17 Mar 2010

Trike riding


My Longstaff trike conversion newly fitted onto my old Claud Butler, 21.5", Reynolds 531, butted frame and forks. Repainted over the years this frameset once had all the correct transfers. (decals) The eagle-eyed will notice that there are no gears or even a chain at this point. I was so excited to finally have a trike again that I just had to have a picture to admire until I had the machine completed the following day. I needed a wide ratio gear block to replace the fixed wheel sprocket which came with the conversion.
New racing and touring trikes have always been so expensive that there has always been a market for trike conversion sets. These allowed the more impoverished trike fan to convert a lightweight bike into a useful trike. There were weight and social status penalties but these conversions offered most of the advantages of a real trike at very much lower cost. For most cyclists it is vital to discover if triking really appeals without the huge expense of buying a whole new trike. Reckon on at least £3k+ for a sporty new trike with all new lightweight accessories in 2009. Add a couple of thousand pounds for an ultralight, race-ready model?  Used trikes are presently averaging from somewhere around £300 upwards on eBay(UK) for a cosmetically tired Higgins 'Ultralite' with older components. You can be asked to pay several £k for a newer Longstaff. The TA lists used trikes in their magazine so it's worth joining just to access that source if you are keen to get an "affordable" trike just to see if triking is really for you.

Even a new trike conversion at around £1k  is very much cheaper than wrecking a lightweight, hand-built trike. Or bending its fragile wheels during the initial attempts to learn to ride one. I may be exaggerating the dangers a bit here but I've just been back up the steep learning curve myself after a 35 year break from triking. I once rode thousands of miles on one. So I am speaking only from personal experience.

It looks so incredibly easy but few cyclists can manage more than a few yards on a trike before completely losing the plot. Collisions with kerbs and the scenery are often difficult to avoid for most newcomers to triking. Balancing a bicycle is nothing like riding a tricycle. The trike needs to stay flat on the road at all times. The bike doesn't care as long as you maintain adhesion. The trike likes to career down every bit of road camber towards the verge with a seemingly insane desire to kill you! It isn't really trying to run you off to the road. It is just that you expect a bicycle to correct itself by steering automatically into the lean. If you do so on a trike you will usually run straight into the kerb. You should steer gently away from the lean and move your own weight well away from the kerb even to follow a straight line parallel with the verge.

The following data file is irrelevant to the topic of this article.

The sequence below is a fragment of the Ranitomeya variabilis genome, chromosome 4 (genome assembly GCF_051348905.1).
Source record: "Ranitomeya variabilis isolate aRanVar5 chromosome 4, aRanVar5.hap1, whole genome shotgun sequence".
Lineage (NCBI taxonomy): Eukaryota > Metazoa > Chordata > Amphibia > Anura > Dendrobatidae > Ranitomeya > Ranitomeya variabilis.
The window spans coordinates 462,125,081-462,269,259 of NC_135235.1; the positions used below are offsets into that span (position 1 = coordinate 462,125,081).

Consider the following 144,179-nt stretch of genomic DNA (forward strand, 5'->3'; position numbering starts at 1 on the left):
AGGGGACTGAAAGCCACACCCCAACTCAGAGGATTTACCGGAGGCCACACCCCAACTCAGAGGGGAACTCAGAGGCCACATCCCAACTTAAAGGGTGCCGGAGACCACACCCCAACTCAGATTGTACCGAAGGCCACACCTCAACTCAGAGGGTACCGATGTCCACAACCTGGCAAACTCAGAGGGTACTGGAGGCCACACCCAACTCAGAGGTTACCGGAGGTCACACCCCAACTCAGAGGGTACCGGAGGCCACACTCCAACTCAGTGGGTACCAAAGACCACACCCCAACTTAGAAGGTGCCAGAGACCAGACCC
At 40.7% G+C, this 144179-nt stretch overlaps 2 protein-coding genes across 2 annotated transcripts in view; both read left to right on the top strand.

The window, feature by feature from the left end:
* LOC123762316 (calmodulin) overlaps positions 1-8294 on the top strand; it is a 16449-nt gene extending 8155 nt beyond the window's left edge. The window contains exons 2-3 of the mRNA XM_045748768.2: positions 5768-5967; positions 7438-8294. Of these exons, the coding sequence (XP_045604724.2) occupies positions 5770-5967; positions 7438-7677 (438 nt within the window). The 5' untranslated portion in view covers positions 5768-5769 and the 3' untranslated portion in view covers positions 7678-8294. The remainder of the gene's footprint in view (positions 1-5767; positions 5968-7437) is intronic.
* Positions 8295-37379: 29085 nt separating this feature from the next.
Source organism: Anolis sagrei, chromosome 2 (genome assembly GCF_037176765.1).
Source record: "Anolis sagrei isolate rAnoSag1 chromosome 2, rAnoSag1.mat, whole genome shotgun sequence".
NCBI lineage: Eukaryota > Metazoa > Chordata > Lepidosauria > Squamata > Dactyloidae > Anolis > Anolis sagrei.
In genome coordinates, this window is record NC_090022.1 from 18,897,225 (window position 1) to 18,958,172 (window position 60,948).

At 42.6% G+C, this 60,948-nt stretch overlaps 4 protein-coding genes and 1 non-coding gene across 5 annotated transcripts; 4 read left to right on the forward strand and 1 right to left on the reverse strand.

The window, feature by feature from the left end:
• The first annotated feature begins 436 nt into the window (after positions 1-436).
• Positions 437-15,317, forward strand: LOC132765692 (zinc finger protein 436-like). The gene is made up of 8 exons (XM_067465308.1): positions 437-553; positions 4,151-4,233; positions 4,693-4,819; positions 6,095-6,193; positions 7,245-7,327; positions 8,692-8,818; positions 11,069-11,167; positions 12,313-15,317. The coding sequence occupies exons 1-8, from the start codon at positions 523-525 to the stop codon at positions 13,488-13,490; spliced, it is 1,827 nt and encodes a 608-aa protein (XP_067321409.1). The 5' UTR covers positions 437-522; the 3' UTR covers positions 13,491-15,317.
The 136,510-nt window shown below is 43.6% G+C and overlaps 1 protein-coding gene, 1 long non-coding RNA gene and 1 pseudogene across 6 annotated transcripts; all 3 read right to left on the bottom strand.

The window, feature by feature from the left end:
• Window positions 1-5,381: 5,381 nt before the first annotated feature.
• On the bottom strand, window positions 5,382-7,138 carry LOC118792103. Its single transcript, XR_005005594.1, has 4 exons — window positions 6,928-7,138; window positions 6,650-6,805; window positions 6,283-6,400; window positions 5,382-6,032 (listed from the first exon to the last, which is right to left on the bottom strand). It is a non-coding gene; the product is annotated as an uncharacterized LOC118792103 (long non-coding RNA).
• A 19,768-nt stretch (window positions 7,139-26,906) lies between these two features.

So you thought that the tipping point of a trike was at the widest point of a trike at the back tyre contact patch? That might be true of a four wheeled vehicle but this machine has three wheels! The centre of gravity of a human being sitting normally and leaning forwards on a typical racing bicycle is somewhere around a belt buckle at the front of the waist. So you may judge for yourself where above the wheel contact triangle your weight is roughly concentrated.

The black line is a vertical raised from the rear tyre contact patch. Despite appearances this is not the hinge point. Blue is the tilt angle of the trike on the road camber. I have drawn a short red line on the road surface between the front and rear tyre contact patches on the downhill side. Midway between the two points another red line is raised vertically. If your body's centre of gravity falls to the left of this red, vertical line you will fall over! Nothing will save you unless you shift your weight radically away from that vertical red line. Note how closely the vertical line passes to the crossbar? If you sat perfectly upright relative to the trike you would simply fall over with the hinge point somewhere on that red line on the road. So you must lean well away from that red line to remain stable and to keep all three tyres in contact with the road.

It doesn't matter whether the trike is moving in a straight line or standing perfectly still for this exercise. The geometry of the forces involved remains basically the same provided you aren't braking hard or cornering at high speed. If you are breaking hard this makes matters even worse by throwing your weight forwards to the narrowest part of the contact triangle! 

Thankfully  you'd be very unlucky indeed to manage a wheelie which tipped you right off the back. I've tried it while sitting upright on steep hills and all that happens is that the front wheel skips violently sideways with one wheel drive.(OWD) You might have more luck with 2WD though.

A view from the rear on another heavily cambered bit of a minor road. Note the effective road camber angle and typical damage to the tarmac from heavy traffic. If you could ride around this corner at just the right speed the centrifugal forces (inertia) of your body would exactly cancel out the tipping effect of the road camber. Much like a cycle racing track which is deliberately banked to match typical riding speeds during races. You could remain perfectly upright relative to your trike without leaning either inwards or outwards. The combination of all the forces would pass downwards through a line perpendicular to the cambered road surface. This isn't a physics lesson so don't get upset with the terminology or accuracy of these descriptions.